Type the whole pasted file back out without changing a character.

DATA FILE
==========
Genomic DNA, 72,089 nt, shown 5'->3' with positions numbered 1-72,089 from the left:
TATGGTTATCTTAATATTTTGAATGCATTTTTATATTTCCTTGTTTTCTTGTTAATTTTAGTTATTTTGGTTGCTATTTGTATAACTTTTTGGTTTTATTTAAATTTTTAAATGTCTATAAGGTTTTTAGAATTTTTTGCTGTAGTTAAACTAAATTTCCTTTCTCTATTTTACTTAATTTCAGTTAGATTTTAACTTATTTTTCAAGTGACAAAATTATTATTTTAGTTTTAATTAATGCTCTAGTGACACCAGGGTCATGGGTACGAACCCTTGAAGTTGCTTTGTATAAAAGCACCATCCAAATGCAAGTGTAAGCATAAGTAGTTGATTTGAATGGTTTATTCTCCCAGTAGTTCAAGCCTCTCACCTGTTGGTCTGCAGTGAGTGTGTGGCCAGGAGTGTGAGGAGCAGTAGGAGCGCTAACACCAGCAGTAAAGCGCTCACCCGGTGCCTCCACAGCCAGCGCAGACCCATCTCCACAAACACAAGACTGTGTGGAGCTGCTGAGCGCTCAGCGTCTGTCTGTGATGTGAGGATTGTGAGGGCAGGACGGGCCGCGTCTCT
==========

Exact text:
Genomic DNA, 72,089 nt, shown 5'->3' with positions numbered 1-72,089 from the left:
TATGGTTATCTTAATATTTTGAATGCATTTTTATATTTCCTTGTTTTCTTGTTAATTTTAGTTATTTTGGTTGCTATTTGTATAACTTTTTGGTTTTATTTAAATTTTTAAATGTCTATAAGGTTTTTAGAATTTTTTGCTGTAGTTAAACTAAATTTCCTTTCTCTATTTTACTTAATTTCAGTTAGATTTTAACTTATTTTTCAAGTGACAAAATTATTATTTTAGTTTTAATTAATGCTCTAGTGACACCAGGGTCATGGGTACGAACCCTTGAAGTTGCTTTGTATAAAAGCACCATCCAAATGCAAGTGTAAGCATAAGTAGTTGATTTGAATGGTTTATTCTCCCAGTAGTTCAAGCCTCTCACCTGTTGGTCTGCAGTGAGTGTGTGGCCAGGAGTGTGAGGAGCAGTAGGAGCGCTAACACCAGCAGTAAAGCGCTCACCCGGTGCCTCCACAGCCAGCGCAGACCCATCTCCACAAACACAAGACTGTGTGGAGCTGCTGAGCGCTCAGCGTCTGTCTGTGATGTGAGGATTGTGAGGGCAGGACGGGCCGCGTCTCT